Re: What is the logic of storing XML in a Database?
Date: 29 Mar 2007 12:13:51 -0700
On 29 mar, 21:04, "David Cressey" <cresse..._at_verizon.net> wrote:
> "Cimode" <cim..._at_hotmail.com> wrote in message
> > On Mar 29, 10:01 am, "David Cressey" <cresse..._at_verizon.net> wrote:
> > > "JOG" <j..._at_cs.nott.ac.uk> wrote in message
> > >news:1175112245.717262.275350_at_d57g2000hsg.googlegroups.com...
> > > > I'm sure there are many people who have been through the same
> > > > experience as myself using xml as a transport format:
> > > > 1) Observe the popularity of XML and the supporting libraries in the
> > > > language you are working in.
> > > > 2) Implement a transport layer using XML to parse messages/data etc.
> > > > 3) Realise that your server/application is now over ten times slower
> > > > than it was before.
> > > > 4) Remove XML and replace with something far simpler, far less verbose
> > > > and vitally far /quicker to parse/.
> > > > 5) Curse XML for wasting your bloody time and never let it darken your
> > > > door again.
> > > There are really two discussions going on in parallel in this thread.
> > > One is about using XML for data transfer outside of a DBMS. I'm saying
> > > "DBMS" rather than "Database" intentionally here. A DBMS can move data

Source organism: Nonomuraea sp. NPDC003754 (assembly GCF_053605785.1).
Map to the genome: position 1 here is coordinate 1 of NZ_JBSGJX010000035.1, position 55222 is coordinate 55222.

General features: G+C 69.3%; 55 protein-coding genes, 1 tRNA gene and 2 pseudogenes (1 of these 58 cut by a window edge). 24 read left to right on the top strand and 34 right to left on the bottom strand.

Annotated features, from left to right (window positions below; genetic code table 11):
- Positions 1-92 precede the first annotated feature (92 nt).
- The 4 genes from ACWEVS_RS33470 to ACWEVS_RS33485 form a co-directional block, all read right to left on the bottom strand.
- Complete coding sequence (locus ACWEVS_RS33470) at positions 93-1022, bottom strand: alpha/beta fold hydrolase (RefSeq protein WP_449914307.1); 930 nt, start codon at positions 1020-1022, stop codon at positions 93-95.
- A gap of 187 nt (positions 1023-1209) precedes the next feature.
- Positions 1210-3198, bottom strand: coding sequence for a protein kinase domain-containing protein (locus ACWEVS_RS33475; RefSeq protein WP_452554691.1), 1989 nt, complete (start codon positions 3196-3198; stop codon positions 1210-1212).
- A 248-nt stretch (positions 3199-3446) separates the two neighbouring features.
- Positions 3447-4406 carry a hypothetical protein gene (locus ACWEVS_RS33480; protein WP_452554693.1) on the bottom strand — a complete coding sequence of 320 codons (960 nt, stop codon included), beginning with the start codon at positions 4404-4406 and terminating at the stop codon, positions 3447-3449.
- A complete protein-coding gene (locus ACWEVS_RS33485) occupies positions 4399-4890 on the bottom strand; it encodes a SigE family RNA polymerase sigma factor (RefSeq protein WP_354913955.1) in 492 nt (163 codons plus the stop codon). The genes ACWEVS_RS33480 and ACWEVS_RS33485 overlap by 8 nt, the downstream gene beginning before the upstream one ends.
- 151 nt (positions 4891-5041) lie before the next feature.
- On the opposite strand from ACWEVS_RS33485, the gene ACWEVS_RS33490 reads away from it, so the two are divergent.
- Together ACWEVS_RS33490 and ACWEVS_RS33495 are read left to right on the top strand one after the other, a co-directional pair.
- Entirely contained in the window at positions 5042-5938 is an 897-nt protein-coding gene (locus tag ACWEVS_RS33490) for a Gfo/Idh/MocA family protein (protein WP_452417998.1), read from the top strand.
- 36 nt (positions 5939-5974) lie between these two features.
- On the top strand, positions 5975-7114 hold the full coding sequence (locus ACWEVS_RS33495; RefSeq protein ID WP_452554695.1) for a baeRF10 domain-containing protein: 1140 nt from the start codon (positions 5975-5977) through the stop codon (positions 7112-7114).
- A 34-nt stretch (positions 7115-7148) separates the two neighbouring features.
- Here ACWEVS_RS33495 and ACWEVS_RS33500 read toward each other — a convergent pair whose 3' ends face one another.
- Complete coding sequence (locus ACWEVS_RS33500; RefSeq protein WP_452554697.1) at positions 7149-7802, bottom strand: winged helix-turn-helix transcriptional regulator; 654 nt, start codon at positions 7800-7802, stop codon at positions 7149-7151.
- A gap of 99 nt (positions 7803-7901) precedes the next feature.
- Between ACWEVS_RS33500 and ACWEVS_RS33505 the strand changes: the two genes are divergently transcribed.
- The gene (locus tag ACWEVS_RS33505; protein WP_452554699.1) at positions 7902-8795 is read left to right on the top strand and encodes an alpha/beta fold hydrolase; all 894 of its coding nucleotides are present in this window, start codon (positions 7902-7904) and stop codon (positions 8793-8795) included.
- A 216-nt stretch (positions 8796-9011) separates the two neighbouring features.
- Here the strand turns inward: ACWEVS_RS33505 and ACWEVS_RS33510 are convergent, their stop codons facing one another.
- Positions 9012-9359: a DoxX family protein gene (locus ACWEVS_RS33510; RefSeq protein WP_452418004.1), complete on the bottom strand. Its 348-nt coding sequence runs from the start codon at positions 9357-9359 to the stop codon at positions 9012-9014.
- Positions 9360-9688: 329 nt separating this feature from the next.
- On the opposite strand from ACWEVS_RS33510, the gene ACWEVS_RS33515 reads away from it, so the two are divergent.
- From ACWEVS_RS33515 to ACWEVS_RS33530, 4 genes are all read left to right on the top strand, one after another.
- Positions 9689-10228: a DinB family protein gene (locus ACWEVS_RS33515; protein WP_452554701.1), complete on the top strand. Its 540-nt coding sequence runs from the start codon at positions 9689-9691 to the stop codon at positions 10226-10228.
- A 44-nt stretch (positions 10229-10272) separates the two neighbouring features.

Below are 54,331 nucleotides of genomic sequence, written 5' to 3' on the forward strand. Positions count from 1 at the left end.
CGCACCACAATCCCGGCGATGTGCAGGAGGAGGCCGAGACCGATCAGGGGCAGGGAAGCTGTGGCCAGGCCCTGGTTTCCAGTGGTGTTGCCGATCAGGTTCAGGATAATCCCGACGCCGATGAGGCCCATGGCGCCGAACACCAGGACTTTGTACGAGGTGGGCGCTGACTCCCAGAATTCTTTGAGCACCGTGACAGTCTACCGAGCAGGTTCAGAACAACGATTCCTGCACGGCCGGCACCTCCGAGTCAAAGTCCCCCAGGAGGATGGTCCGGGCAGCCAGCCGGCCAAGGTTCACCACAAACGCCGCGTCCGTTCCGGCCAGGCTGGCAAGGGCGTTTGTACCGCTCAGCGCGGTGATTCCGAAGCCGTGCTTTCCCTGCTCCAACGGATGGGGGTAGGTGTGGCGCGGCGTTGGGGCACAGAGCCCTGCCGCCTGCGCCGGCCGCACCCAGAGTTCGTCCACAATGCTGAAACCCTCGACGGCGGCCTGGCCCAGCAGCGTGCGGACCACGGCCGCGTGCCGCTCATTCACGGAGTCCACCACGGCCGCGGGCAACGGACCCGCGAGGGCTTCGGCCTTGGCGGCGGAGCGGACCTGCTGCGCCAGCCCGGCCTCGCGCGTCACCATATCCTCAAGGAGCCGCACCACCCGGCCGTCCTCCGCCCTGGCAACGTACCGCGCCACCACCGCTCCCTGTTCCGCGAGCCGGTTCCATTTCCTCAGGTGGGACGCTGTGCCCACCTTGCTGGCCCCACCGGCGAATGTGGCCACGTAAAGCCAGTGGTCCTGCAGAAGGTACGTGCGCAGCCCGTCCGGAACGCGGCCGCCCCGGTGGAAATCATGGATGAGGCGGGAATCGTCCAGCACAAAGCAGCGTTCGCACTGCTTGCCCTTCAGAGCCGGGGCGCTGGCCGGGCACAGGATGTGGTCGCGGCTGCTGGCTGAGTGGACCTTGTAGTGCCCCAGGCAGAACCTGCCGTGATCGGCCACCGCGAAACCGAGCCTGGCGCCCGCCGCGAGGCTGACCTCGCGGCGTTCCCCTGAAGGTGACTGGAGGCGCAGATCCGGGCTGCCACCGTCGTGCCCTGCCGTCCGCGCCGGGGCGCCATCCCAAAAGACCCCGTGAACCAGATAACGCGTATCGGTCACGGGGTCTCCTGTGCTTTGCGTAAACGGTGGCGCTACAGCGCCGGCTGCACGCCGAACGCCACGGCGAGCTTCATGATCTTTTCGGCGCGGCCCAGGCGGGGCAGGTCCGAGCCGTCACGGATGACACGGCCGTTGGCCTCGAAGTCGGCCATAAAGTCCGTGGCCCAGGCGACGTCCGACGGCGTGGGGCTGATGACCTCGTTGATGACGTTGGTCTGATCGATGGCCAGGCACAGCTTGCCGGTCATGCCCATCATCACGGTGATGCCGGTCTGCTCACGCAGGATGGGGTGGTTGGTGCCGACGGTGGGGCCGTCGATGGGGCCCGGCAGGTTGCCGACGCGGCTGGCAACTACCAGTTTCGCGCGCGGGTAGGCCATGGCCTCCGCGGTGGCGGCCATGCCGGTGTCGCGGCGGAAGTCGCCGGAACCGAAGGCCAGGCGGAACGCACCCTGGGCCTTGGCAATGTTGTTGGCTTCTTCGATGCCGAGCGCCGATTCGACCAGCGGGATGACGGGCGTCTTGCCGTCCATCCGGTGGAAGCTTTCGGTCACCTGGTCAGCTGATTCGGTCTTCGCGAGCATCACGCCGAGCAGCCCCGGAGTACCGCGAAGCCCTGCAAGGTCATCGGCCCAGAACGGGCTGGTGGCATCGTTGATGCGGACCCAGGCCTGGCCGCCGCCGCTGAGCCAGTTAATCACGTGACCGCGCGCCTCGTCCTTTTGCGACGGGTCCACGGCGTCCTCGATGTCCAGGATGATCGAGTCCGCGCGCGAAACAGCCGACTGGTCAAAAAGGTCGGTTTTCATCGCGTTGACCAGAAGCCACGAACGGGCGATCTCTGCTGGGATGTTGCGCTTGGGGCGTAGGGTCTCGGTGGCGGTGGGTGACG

> > > across a network link, and even pass it to an inter-DBMS gateway.
> > > The other, the one actually asked by the OP, is about declaring columns
> > > type XML in tables.
> > > I use CSV for data tranfer between one DBMS and another, when I don't
> > > a workable gateway between the two DBMSes. It works just fine for me,
> > > I see no reason to add the complexity of XML.
> > > I see no reason to store XML database inside an SQL table. Perhaps if
> > > wanted to keep an accurate record of the incriminating evidence.
> > > Also, in your precis above, you implicitly refer to the "thundering
> > > argument. I buy the thundering herd argument as a reason for
> conforming, at
> > > times. I don't buy it as the path to excellence. Excellent solutions
> > > almost always beyond the reach of the thundering herd.
> > > The trick is to figure out when good enough is good enough, and when
> > > not.
> > Agreed. But I am afraid that discussing the use of XML or CSV quickly
> > becomes a sterile debate. I did it in the purpose to trigger some
> > questions about XML.
> Agreed. The first question you asked in this regard said it all: what
> would you do with XML that you couldn't do just as easily with CSV? For
> simple transport layer between two DBMSes, CSV suffices just fine. And,
> for those who must use a text editor, it's text based!
> (A little humor, here).
> You've gotten lots of answers to that question, but all of those answers
> beg the following question: why would you want to do those things outside
> the context of a DBMS, if you could do them inside the context of a DBMS?
I believe from these lasts comments that you begin to understand my real intent into triggering answers from XML proponents. See the *advantages* of XML listed by XML proponents. (Yes I made a list based on responses I received)...
Regards... Received on Thu Mar 29 2007 - 21:13:51 CEST